Gypsy Moth epidemic said to threaten Renfrew Forests

Editor’s note: The following letter was recently received from a reader who suggests that the Gypsy Moth is no less destructive to trees than the Coronavirus is to humans.

Dear Editor,

The summer of 2021 is predicted to go down in Renfrew’s history as one of the worst for the defoliation of its forests by the Gypsy Moth. This defoliator has moved north and eastward since the last major epidemic in 1981 which cost the government and landowners millions of dollars in damages.

The summer of 2020 witnessed swarms of moths and caterpillars whose droppings covered homeowners’ patios, decks and driveways. This set the stage for next summer’s approaching pestilence. Without a major extended cold snap this winter of at least -23C the epidemic almost seems inevitable.

Ubiquitous beige egg masses now cover everything from lawn furniture, outbuildings and farm equipment to the caterpillar’s preferred host trees of oak, birch and poplar. But when populations get high this introduced pest is not averse to eating most deciduous, conifer and even agricultural crops with little provocation.

Healthy deciduous trees can re-leaf after caterpillars have defoliated their limbs providing the epidemic is a singular rather than serial event. Epidemics normally run three to five years. But the accumulative effects of dry weather, human disturbance and other forest pests have continued to dramatically compromise our forests’ resiliency over the past decade .

The scientific literature emphasizes the importance of leaving woodlots and rural properties in a natural state. Outbreaks peak during dry springs and where forests have been opened up by logging or by the cosmetic clearing of undergrowth by property owners. During the early larval stage newly hatched caterpillars take advantage of these forest openings to extend their range by being carried on silken fibres using the elevated wind draughts.

Drought conditions over the past few summers have also exacerbated the problem by reducing the incidence of an introduced fungi which can help limit Gypsy Moth egg survival. Not only does clearing vegetation, seedlings and undergrowth extenuate these hot dry conditions, it removes the habitat for the few predators which feed on the Gypsy Moth eggs, larva, and pupae. Collectively these predators — which include mice, shrews, beetles, spiders, carpenter ants and several bird species — can drop the number of gypsy moth by 50 percent. Furthermore, caterpillars prefer to attack mature trees. If the larger host trees die from defoliation a cleared understory equates to no future forest. As the trees thin out, the surviving individuals are more prone to wind-throw.

Eastern Ontario’s exploding deer population with its voracious appetite functions similarly by opening up the understory to arid conditions and eliminating regrowth which would otherwise replace mature trees lost to repeated defoliation. The eggs masses are also transported by the movement of infected firewood and contaminated vehicles such as farm equipment and ATVs.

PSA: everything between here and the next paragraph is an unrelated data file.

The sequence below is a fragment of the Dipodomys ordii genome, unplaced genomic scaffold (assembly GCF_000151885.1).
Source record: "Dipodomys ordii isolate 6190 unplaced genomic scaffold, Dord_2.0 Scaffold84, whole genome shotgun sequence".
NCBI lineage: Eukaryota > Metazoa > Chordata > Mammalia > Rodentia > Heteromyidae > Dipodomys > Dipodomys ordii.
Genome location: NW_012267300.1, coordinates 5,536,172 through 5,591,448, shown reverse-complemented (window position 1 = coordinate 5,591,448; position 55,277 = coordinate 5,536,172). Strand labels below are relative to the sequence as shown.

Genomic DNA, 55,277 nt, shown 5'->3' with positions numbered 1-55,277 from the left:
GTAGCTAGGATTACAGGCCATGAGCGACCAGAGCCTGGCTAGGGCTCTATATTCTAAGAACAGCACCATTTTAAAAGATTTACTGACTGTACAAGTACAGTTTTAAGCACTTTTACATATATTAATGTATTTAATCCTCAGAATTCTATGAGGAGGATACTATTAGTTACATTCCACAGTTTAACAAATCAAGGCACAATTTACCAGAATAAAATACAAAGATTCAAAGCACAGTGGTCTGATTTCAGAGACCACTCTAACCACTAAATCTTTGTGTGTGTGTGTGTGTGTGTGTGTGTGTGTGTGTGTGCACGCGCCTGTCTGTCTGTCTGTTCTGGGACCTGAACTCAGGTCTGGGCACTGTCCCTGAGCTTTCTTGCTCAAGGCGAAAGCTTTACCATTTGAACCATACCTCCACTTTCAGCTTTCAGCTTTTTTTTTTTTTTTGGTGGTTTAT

The most effective defence remains areal spraying with Bacillus thuringiensis ( B.t.); a product made from naturally occurring bacteria which only targets the butterfly and moth family ( lepidopterous ). All other insects and animals are unaffected.

This requires a proactive and collaborative effort by property and woodlot owners to share costs to hire a private aviation company to spray their neighbourhoods.

Ironically, the MNRF has to date taken no initiative to spray public forests, despite the anticipated epidemic.

In the interim property owners can help control the Gypsy Moth spread by:

  • Crushing or scraping off egg masses, preferably into a container of soapy water.
  • Manually spraying egg masses on trees with a 50 percent mixture of vegetable oil and water using a used Windex bottle or equivalent.
  • Wrapping and folding a burlap strip on tree trunks at chest height where caterpillars will congregate during the day and can be captured and killed.
  • Tightly applying a 4” band of duct tape around the tree trunk and smearing the outside with Vaseline to prevent caterpillars from climbing up into the canopy each night to feed.
  • Maintaining vegetation, “downed woody debris” and leaves under trees which is a necessity in providing habitat conditions for Gypsy Moth predators, such as spiders, mites, beetles, harvestmen (“daddy longlegs”), and shrews.
  • Encourage birds such as chickadees, blue jays, tanagers, vireos and grosbeaks to nest by retaining thickets and dense undergrowth on your property.
  • Avoid unnecessary openings and disturbance with heavy equipment during forestry operations.
  • Inspect equipment and recreational vehicles for egg masses, to prevent the spread into new areas.

Regards,

Ian Huggett

Killaloe

photos MNRF

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